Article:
Monday, 27 March 2017

Floating away

After my first float, I had a lot of comments and questions about the experience, so I decided to write a blog about it.

Find a float studio
I have been to 2: Mystic Float and Zee Float.  I got a discounted float from MF thorough Groupon.

Arriving at your appointment
Both spas have an inviting waiting room, where you fill out a waiver.  Then the attendant shows you to your float room.
Reception area at Zee Float.

The attendant shows you the vanity area, for after the float and then goes through the float procedure.  The room includes a shower, and you must shower beforehand, to get oils off your skin, remove your contacts, put on earplugs, and apply petroleum jelly if you have any cuts/scrapes on your skin.  There is 1000 pounds of epsom salts in the water and you will float regardless, but there is also a foam headrest which is shaped a lot like a toilet seat, which I like to use to ensure my face stays above water. Getting any water in your eyes or cuts on your body will sting like a @#$&* if you are not careful.

Floaty time!
The tanks at MF and ZF are very different.  MF has a pod, and ZF has a tank.
"Escape Tank" at Zee Float.
Pod at Mystic Float.
I prefer the pod a lot more, as you can leave the lid open at any angle or close it completely, there's cool lights inside, and underwater speakers (you choose the light colour and music upon arrival).  The pod at MF is quite large (I floated 180 degrees during my session) and when the lid is closed, I cannot touch it with my arms outstretched.  The water is body temperature so it is not hot and steamy.  I think if it was steamy, I would feel very claustrophobic with the lid closed.
Then you get in, and float.  Sessions are either 60 or 90 minutes. At MF the lights inside come back on when the session is done, and at ZF, since it is silent throughout, music starts playing in the room.  I find the quiet time is very good for my anxiety and the magnesium benefits me as a runner.  My muscles are less sore, and I sleep like the dead afterwards.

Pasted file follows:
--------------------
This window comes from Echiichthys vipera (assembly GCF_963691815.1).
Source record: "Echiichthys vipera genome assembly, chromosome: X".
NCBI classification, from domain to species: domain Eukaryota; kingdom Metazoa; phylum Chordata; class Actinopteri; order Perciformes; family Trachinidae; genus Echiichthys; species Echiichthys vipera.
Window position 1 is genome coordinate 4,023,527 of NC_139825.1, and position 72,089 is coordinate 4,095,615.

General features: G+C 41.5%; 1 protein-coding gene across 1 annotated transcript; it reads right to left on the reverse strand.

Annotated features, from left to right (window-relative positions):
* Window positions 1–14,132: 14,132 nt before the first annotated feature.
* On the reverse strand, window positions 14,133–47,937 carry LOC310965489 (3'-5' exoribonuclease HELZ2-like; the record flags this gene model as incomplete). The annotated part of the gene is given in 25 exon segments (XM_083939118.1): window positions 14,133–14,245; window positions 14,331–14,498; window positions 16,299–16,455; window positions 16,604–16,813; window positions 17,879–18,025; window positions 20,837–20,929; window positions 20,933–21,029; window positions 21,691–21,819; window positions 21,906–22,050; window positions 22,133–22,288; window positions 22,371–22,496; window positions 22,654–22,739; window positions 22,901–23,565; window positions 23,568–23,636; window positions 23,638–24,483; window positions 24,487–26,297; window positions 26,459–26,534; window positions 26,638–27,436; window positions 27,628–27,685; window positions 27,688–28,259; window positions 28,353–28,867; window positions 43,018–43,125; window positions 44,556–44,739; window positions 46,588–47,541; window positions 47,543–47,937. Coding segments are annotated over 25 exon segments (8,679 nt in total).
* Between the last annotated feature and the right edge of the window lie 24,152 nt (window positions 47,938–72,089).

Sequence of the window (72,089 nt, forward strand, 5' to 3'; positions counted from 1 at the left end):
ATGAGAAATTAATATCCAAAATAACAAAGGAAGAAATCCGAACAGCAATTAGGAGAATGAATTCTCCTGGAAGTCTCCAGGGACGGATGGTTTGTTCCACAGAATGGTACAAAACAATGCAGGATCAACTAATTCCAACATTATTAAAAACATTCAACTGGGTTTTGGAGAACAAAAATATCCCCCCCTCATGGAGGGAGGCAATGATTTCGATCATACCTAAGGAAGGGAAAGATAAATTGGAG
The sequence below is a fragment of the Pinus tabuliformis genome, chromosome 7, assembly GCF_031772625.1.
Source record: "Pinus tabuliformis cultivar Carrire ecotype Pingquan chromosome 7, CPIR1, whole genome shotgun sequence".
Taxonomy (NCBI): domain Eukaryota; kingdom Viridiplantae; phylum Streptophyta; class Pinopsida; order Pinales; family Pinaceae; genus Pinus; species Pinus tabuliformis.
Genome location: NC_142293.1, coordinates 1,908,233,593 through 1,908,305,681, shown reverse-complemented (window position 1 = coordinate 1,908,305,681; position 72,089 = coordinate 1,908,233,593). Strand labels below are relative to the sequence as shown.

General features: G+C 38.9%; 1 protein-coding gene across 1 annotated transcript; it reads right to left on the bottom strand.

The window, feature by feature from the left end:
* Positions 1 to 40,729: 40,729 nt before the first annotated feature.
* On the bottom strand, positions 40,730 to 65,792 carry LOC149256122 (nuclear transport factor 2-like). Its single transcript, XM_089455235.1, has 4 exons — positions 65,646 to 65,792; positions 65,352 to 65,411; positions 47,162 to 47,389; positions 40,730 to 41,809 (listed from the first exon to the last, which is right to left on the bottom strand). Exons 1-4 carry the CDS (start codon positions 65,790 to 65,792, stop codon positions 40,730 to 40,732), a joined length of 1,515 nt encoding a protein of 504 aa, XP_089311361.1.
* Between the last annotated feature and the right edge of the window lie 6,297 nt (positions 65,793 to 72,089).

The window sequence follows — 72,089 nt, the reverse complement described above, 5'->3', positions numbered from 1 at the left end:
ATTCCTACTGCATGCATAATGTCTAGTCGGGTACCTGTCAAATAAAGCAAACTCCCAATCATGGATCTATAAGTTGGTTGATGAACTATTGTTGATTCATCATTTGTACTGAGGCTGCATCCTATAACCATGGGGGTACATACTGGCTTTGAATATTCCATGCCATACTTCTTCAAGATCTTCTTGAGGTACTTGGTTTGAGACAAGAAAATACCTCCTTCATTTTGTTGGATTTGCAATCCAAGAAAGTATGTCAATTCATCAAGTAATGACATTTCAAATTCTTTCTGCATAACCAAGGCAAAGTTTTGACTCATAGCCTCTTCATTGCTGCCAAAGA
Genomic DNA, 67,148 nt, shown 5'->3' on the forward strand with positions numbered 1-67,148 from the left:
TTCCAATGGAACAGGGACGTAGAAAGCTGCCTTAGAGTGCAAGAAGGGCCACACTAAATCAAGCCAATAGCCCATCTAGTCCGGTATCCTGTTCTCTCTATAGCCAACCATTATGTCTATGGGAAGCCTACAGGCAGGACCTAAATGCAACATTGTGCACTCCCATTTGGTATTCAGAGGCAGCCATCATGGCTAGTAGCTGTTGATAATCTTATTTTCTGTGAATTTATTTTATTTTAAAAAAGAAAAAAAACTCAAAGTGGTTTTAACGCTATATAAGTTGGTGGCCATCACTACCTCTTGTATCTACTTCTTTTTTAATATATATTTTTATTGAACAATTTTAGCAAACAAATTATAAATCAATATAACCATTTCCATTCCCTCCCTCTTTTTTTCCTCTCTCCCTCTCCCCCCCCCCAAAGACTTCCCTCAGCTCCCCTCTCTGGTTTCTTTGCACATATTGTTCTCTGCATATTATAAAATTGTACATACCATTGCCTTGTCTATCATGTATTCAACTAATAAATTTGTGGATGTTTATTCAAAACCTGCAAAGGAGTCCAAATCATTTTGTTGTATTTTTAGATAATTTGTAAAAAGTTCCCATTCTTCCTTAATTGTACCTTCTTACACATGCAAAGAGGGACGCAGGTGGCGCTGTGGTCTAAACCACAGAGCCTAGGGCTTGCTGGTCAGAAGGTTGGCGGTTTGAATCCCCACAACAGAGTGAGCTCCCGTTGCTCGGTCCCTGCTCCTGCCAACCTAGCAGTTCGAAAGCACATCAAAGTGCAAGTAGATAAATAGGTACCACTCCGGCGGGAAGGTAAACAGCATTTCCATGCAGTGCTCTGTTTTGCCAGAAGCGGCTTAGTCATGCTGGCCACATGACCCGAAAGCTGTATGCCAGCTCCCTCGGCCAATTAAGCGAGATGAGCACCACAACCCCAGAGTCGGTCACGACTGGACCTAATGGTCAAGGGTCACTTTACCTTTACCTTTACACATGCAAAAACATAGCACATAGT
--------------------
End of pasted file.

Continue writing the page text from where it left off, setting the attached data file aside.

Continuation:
Shower again.  Make sure you rinse out your ears! After my first float, I did not do this and was picking epsom salt dandruff out of my ears for a couple of days. Enjoy using the high end, organic skin and hair products.

At Mystic Float, at this point you are done, although you are free to chill in the reception area and drink some water/tea.  Nothing more except to pay.

At Zee Float, this was the beginning of my favourite part.  There is a lounge, with comfy chairs, funky lighting, books, a journal for sharing your floating experience, an oxygen bar, and a kombucha tap.  Everything is included in the price of the float, so I tried it all.

Oxygen bar with different scents.
The oxygen bar was really fun.  You stick hoses up your nose, and choose a scent and huff the scented air.  The benefits are dubious at best, but I'm sure it's healthier than huffing a Glade plug-in.

Looking like a hospital patient with the oxygen tube, and some light reading.
I had never tried kombucha until recently and I love it! It sounds pretty gross, and I imagine that some brands/flavours probably are, but the ones I've had were delicious.

Live Kombucha Naked blend, tastes like ginger ale.
I could have stayed and chilled in the lounge for a long time...but alas, it was time to go home.

Sunday, 26 March 2017

The inglorious DNF

After an absolutely brutal 23K road long run a few weeks ago, I had already decided that this this would be my final ATB and "retire" from road races longer than a half.

It was my first time doing ATB with no one to meet up with beforehand.  I was expecting to meet up with some people, so when I didn't see them, my anxiety started to rise...the fact that everyone else seemed to have friends and the huge crowd definitely didn't help.

There was another incident that happened before the race that embarrassed me greatly and made the anxiety even worse; I won't go into detail but let's just say I was already in a poor mindset when the race started.  

My Achilles made itself known with a dull ache immediately. I was hitting the pace for the first couple 10 minute running sections, but it was a struggle, my legs felt tired, I got rid of the sign after 1K because my fingers hurt, and I was so anxious that I was blinking back tears.  After making the turn onto Burlington St and seeing that I was way slower than goal pace even though my effort was high, I decided to pack it in.

I took off the ears and thought about making it to the 10K relay checkpoint, but the medical staff on bikes passed by and they called the dead wagon for me.

Shared the dead wagon with an elite Kenyan (Gilbert Kiptoo, just looked him up on Sportstats) and a dude who was so fucked up from dehydration that he was completely delirious, even though it was less than 10K into the race.

Going to regroup tonight with a float and try again tomorrow on the trails.

Escape from anxiety.